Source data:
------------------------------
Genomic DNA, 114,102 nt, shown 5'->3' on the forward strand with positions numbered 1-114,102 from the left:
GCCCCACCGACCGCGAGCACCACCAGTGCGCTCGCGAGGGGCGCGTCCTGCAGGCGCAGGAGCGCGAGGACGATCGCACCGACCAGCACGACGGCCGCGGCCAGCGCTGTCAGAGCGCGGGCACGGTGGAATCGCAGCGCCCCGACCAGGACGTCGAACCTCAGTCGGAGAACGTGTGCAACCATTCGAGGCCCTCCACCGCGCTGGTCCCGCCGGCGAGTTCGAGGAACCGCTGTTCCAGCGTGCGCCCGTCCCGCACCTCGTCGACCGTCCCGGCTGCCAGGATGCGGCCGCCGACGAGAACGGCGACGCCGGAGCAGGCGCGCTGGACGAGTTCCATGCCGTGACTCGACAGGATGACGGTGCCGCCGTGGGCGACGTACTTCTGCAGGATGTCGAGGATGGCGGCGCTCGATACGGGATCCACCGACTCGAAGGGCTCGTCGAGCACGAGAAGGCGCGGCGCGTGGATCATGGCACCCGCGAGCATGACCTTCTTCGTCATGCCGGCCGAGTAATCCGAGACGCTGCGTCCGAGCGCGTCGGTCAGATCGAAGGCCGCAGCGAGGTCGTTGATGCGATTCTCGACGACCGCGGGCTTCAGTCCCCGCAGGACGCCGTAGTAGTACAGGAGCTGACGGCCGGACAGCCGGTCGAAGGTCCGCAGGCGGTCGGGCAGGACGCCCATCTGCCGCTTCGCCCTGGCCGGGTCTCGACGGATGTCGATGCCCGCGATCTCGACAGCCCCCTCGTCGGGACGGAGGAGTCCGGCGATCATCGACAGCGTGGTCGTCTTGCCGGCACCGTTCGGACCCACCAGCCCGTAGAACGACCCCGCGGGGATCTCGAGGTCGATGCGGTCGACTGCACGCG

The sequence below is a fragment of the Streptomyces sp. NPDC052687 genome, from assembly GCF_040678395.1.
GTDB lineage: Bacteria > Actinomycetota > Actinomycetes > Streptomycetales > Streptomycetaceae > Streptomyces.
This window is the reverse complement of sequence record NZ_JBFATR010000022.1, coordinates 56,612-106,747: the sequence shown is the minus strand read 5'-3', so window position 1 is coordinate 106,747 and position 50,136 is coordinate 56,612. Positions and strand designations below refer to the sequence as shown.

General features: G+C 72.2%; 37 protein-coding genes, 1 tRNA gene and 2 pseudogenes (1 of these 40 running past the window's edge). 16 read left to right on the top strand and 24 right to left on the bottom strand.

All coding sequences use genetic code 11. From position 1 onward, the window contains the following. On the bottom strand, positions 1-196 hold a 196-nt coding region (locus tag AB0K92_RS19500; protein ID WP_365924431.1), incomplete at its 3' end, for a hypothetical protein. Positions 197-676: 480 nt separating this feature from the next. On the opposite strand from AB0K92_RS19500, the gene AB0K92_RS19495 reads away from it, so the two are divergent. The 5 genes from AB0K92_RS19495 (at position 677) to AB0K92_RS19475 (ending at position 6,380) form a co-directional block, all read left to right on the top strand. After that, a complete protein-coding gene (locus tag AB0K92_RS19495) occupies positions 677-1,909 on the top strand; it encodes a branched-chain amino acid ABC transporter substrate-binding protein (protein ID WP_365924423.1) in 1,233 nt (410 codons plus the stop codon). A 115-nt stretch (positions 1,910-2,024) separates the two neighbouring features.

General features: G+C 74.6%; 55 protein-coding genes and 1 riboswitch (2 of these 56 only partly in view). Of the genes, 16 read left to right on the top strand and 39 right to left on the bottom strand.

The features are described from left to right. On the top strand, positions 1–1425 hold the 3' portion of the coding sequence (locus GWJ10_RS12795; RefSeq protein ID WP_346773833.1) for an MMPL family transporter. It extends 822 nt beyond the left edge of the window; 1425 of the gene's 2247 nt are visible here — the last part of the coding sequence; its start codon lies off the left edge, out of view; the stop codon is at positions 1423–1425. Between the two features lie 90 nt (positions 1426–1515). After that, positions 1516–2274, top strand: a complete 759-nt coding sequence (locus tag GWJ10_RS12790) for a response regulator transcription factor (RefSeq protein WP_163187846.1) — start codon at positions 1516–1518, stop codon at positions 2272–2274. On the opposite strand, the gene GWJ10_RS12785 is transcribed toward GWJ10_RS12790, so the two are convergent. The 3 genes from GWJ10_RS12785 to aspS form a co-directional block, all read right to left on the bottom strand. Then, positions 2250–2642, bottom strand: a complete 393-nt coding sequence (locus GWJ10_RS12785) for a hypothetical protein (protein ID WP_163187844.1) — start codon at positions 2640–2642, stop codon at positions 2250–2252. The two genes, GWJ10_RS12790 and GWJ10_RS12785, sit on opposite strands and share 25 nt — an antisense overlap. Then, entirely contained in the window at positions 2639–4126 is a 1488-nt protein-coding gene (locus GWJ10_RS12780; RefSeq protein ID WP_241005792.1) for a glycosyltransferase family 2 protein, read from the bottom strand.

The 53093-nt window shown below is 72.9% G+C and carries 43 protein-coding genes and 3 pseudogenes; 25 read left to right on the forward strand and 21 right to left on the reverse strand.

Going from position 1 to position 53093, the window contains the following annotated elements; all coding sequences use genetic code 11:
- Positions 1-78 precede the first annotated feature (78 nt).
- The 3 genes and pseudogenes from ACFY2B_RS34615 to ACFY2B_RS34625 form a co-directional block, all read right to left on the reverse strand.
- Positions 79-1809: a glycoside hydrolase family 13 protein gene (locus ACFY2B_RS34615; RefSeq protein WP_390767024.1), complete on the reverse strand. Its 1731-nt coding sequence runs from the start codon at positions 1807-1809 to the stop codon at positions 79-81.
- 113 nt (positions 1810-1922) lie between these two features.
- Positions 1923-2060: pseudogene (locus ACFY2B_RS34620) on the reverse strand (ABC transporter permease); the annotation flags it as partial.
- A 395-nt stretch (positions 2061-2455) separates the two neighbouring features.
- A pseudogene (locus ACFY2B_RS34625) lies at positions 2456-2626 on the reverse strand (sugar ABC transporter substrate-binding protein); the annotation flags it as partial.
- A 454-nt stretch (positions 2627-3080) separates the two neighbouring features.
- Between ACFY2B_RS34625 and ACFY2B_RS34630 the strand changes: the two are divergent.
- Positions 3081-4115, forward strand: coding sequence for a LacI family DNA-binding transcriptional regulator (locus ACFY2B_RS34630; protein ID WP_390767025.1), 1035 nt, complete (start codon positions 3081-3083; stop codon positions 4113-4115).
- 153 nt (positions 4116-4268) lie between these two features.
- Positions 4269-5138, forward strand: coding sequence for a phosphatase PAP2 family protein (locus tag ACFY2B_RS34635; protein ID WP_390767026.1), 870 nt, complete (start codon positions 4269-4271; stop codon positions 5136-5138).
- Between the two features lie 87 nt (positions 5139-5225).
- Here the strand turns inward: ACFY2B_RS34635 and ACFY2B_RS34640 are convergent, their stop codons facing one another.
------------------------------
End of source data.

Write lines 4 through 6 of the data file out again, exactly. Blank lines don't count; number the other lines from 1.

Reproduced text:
GTDB lineage: Bacteria > Actinomycetota > Actinomycetes > Streptomycetales > Streptomycetaceae > Streptomyces.
This window is the reverse complement of sequence record NZ_JBFATR010000022.1, coordinates 56,612-106,747: the sequence shown is the minus strand read 5'-3', so window position 1 is coordinate 106,747 and position 50,136 is coordinate 56,612. Positions and strand designations below refer to the sequence as shown.

General features: G+C 72.2%; 37 protein-coding genes, 1 tRNA gene and 2 pseudogenes (1 of these 40 running past the window's edge). 16 read left to right on the top strand and 24 right to left on the bottom strand.